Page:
Maybe those space age suits weren’t the answer SOCHI, Russia (AP) — They were touted as the fastest speedskating suits in the world. Now the U.S. is dumping the high-tech attire after a dismal start to the Sochi Olympics. Kevin Haley, vice president of innovation for suit developer Under Armour, told The Associated Press on Friday the Americans had received permission to go back to the suits they used while posting impressive results on the fall World Cup circuit and at the U.S. Olympic trials in December. The change begins Saturday with the men’s 1,500 meters, when Shani Davis hopes to make up for a disappointing performance in his first race at Sochi. Under Armour was busy altering the logo on the old suits, so it conforms with International Olympic Committee regulations. “We want to put the athletes in the best possible position when they’re stepping on the ice to be 100 percent confident in their ability to capture a spot on the podium,” Haley said by phone from Baltimore. The change was a stunning reversal after the Americans arrived in Sochi proclaiming they had a suit that would give them a technological edge over rival countries such as the Netherlands. Instead, the Dutch have dominated through the first six races, winning 12 of a possible 18 medals, including four golds. The Americans have yet to finish higher than sev-

The Associated Press

After a strong season on the World Cup circuit, the U.S. speedskating team has had a miserable performance the first week of the Sochi Olympics — and much of the speculation has turned to its new high-tech Under Armour skinsuit developed with help from aerospace and defense giant Lockheed Martin. enth; Davis and female stars Heather Richardson and Brittany Bowe have all been major disappointments. While Haley expressed confidence in the

new suit, saying all the data proved it should produce faster times, he said the company agreed to the change because a few athletes felt it was actually a drag on their times.

“If they have one less thing to be distracted by,” Haley said, “that should give them a little bit of an advantage.” The new skinsuits, developed with help from aerospace and defense giant Lockheed Martin and unveiled just before the Sochi Olympics, had definitely become a major distraction. Even though several coaches and athletes defended the technology, it was clear that U.S. Speedskating needed to change things up to make sure this didn’t become a total bust of a Winter Games. “Morale is down right now,” said Joey Mantia, another of the U.S. skaters in the 1,500. The new suit, known as “Mach 39,” has become a convenient explanation for the American woes, since they were unveiled so late in the game, without giving the skaters a chance to wear them in competition. Even before the Olympics began, the designer of the Dutch suits expressed skepticism about the American claims. Bert van der Tuuk said he even tested some of the elements used in the U.S. suit — rivets, seams, bumps and a diagonal zipper to cut down on drag — and found they provided no significant edge. Others backed the new suits. Haley said the majority of the team wanted to stick with it, but the change was made to make sure everyone was comfortable.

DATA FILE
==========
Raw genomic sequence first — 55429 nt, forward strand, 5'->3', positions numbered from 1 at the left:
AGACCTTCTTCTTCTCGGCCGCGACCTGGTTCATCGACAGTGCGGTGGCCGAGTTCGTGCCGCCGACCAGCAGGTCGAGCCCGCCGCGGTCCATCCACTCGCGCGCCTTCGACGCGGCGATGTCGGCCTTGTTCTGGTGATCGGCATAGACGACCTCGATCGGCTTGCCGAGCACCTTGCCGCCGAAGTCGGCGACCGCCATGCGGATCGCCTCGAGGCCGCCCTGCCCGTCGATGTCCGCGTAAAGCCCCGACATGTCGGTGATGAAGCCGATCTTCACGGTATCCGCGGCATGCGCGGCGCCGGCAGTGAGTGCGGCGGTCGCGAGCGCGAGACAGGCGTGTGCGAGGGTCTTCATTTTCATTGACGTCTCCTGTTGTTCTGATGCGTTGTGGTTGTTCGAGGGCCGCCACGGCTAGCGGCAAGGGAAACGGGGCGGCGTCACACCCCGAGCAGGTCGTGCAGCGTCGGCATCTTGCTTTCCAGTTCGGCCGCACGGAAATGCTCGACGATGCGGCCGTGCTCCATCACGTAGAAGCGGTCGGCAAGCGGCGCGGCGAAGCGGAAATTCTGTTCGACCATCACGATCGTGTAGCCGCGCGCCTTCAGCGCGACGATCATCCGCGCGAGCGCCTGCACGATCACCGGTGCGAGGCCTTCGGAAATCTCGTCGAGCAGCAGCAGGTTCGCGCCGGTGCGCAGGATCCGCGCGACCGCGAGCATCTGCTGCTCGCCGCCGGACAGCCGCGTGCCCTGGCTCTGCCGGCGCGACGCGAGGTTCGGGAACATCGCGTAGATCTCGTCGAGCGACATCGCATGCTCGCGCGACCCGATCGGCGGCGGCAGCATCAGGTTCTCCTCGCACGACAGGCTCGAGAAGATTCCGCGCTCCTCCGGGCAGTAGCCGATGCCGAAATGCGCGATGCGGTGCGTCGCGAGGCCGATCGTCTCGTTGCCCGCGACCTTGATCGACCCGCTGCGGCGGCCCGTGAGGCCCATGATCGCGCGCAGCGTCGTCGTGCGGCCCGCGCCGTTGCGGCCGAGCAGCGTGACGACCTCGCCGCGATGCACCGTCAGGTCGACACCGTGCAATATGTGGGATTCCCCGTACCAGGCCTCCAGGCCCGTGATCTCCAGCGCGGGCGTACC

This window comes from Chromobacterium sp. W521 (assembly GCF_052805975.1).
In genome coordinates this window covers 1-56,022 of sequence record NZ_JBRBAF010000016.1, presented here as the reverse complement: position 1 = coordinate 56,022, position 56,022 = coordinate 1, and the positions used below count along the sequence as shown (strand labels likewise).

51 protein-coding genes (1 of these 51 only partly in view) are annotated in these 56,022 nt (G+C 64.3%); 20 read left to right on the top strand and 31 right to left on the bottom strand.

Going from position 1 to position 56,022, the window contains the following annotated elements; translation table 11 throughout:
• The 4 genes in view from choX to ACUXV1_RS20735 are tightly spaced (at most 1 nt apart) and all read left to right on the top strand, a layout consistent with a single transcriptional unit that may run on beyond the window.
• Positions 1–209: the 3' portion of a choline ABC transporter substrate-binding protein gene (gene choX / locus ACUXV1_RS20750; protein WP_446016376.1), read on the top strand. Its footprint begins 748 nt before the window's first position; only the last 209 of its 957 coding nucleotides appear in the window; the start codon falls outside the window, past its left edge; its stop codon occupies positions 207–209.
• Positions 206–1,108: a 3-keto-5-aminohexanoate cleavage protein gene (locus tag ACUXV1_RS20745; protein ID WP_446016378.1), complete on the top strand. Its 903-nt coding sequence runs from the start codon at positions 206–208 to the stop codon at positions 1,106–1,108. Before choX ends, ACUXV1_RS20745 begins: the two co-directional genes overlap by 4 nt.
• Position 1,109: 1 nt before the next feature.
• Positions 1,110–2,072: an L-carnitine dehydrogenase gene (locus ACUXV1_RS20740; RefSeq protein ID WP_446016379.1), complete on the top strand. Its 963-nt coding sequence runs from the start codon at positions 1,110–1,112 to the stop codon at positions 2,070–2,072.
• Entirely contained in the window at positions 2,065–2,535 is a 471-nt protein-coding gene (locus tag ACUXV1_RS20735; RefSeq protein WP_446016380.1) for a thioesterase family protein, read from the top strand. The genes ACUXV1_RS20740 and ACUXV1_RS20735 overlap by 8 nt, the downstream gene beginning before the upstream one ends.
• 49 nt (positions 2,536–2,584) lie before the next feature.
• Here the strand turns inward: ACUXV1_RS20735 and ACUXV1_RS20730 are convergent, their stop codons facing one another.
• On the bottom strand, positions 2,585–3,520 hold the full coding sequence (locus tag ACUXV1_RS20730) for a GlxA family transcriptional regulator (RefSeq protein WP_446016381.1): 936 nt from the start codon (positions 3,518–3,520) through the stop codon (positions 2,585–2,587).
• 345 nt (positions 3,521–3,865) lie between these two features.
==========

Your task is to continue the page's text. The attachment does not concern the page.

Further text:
Olympic Scoreboard Medals Table (Through Friday, Feb. 14) 44 of 98 total events Nation G Norway 4 United States 4 4 Netherlands Russia 2 Canada 4 Germany 7 Switzerland 5 0 Sweden 1 Austria 3 Belarus China 2 2 France 1 Japan Slovenia 1 Italy 0 Czech Republic 0 Poland 2 Britain 1 1 South Korea Australia 0 0 Latvia 1 Slovakia Croatia 0 Finland 0 Kazakhstan 0 Ukraine 0

S 3 3 3 5 5 2 1 5 4 0 2 0 2 1 2 2 0 0 0 1 0 0 1 1 0 0

B 6 6 5 5 2 1 1 2 0 1 0 2 1 2 2 1 0 1 1 1 2 0 0 0 1 1

Medalists ALPINE SKIING Men Super Combined GOLD—Sandro Viletta, Switzerland SILVER—Ivica Kostelic, Croatia BRONZE—Christof Innerhofer, Italy

Tot 13 13 12 12 11 10 7 7 5 4 4 4 4 4 4 3 2 2 2 2 2 1 1 1 1 1

BIATHLON Women 15km Individual GOLD—Darya Domracheva, Belarus SILVER—Selina Gasparin, Switzerland BRONZE—Nadezhda Skardino, Belarus CROSS-COUNTRY SKIING Men 15km Classic GOLD—Dario Cologna, Switzerland SILVER—Johan Olsson, Sweden BRONZE—Daniel Richardsson, Sweden FIGURE SKATING Men GOLD—Yuzuru Hanyu, Japan SILVER—Patrick Chan, Canada BRONZE—Denis Ten, Kazakhstan FREESTYLE SKIING Women Aerials GOLD—Alla Tsuper, Belarus SILVER—Xu Mengtao, China BRONZE—Lydia Lassila, Australia SKELETON Women GOLD—Elizabeth Yarnold, Britain SILVER—Noelle Pikus-Pace, Orem, Utah BRONZE—Elena Nikitina, Russia

Results Friday ALPINE SKIING Men Super Combined Final Ranking 1. Sandro Viletta, Switzerland, (14, 1:54.88; 2, 50.32) 2:45.20.